Whatever else this story tells us, it tells us that it’s ok to be different from one another when it comes to faith, just as it is in every other part of our lives. Some people here may have had an intense religious experience, and never had a doubt in their lives afterwards. They may never have felt the need to ask questions, and are rather baffled by those who do. For others, faith has always been tentative and questioning, but maybe all the stronger for it. For some faith is an instant thing. For others it may have taken years of tiptoeing around the edges before they start to trust God. Some have come to faith through the ministry of friends, or something that happens in church. For others it has come out of the blue through something quite unrelated. Some come to faith in hard times. Others lose their faith in those times. Faith may change over the years. In fact, it would be odd if it didn’t. It may be lost and found and lost and found again, and again, and again. It may need nurturing in different ways at different times in our lives.

That’s why these seedlings seemed to have a message to share this week.  Every sort of plant is different. We might be runner beans, needing a bit of warmth to germinate, or we might be lilies, who need to go through a hard winter before our seed coat breaks open. We may be something else completely. Whichever we are is fine. What’s important is that we realise that we are all seeds of some sort, full of life and potential. It’s just that we all need different conditions to grow as we should. God knows those needs, just as he knew Thomas’ needs. He takes us seriously, just as he took Thomas seriously. What we need to do is take ourselves seriously and seek out the nourishment he offers, putting our roots down into the soil in which he plants us.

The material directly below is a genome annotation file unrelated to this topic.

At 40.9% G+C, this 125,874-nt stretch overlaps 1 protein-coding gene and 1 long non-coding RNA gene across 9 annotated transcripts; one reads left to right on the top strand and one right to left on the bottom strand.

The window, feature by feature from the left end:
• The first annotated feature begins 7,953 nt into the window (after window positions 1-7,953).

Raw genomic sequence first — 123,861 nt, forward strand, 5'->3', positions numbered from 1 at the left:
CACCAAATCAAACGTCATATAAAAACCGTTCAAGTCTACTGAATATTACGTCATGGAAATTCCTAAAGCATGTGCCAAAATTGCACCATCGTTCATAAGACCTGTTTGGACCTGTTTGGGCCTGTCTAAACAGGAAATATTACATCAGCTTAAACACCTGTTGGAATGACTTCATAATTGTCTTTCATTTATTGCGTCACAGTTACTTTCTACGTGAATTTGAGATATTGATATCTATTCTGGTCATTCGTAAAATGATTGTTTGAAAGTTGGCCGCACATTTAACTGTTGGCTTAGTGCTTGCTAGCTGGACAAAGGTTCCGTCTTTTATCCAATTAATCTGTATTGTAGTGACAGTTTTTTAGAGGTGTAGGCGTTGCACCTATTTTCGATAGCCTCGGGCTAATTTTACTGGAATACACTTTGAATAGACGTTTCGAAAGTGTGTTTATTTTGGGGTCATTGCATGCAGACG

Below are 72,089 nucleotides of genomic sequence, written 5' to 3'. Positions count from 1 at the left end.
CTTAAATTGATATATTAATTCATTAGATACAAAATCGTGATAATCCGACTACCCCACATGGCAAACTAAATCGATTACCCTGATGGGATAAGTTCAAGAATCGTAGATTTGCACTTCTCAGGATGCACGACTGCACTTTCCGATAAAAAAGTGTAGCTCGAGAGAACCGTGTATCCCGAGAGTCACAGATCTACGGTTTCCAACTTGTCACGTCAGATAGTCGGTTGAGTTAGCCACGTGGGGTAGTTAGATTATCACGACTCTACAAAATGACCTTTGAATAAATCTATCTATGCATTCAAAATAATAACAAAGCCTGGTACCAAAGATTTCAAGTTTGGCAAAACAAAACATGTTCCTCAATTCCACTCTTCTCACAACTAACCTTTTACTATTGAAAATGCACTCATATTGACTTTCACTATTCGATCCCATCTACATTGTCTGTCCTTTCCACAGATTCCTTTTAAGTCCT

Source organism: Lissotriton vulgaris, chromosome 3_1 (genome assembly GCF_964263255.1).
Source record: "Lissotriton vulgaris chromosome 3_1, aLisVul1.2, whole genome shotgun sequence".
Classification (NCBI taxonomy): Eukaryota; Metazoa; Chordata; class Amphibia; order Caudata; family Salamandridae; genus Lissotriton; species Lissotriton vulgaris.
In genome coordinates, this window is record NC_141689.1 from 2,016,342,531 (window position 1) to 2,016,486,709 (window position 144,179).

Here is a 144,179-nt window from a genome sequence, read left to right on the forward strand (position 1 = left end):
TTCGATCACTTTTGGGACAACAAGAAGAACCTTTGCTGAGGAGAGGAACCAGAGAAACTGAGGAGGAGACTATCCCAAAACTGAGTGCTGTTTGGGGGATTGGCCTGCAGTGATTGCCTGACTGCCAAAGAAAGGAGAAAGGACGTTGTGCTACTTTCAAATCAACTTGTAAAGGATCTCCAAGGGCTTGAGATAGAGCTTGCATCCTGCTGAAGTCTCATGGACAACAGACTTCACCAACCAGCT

Thomas, once he’d made his commitment, didn’t look back. There was no stopping him once he’d got started. “My Lord and my God!” he said. Legend has it that he went eastward with the message of the gospel, and ended up in India, where he was eventually martyred, but not before he had started a church there, a church which continues to this day. The Mar Thoma Church of India, a Syrian Orthodox church, traces its origin back to Thomas – it’s there in their name. Mar Thoma – St Thomas. I haven’t counted how many lily seedlings I’ve got here but it’s a lot, but they all came from one flower on one plant. One man, Thomas, nurtured into life a church which has sustained the faith of countless millions of Christians through the ages.

Each one of us can have an effect on the lives of others if we allow God to do his work through us. It may not be as dramatic as Thomas’, but it can be very significant nonetheless.  We don’t have to go to India to have that effect either. It can be as simple as helping a neighbour, getting involved in a campaign for justice, offering to pray for someone who is going through a hard time, inviting them along to something here that you think they’d enjoy – whatever will help them to find the life which they need at that moment.

God calls us as we are, because he needs us as we are. In Thomas, he called someone who would question, because he wanted and needed someone who would question to be part of that team of people who first heard the message of Jesus. He calls us too. Noisy people, quiet people, extraverts and introverts, traditionalists and radicals, people with Ph.D.’s and people who left school with no qualifications at all, people whose faith journey has been straightforward and people who have to wrestle with doubts every day, and who’ll never feel sure of their faith, but keep turning up anyway. You, as you are, can do things for God that no one else can do, because of who you are and where you are. And if you don’t do them, perhaps no one ever will.

God calls us as we are, because he needs us as we are. He nourishes us with what we need, so that we can grow into people who are full of life, and that life can seed itself in others too.

So, what kind of seed are you? What do you need in order to grow? What are you going to do today to put down your roots into God and draw up the nourishment you need?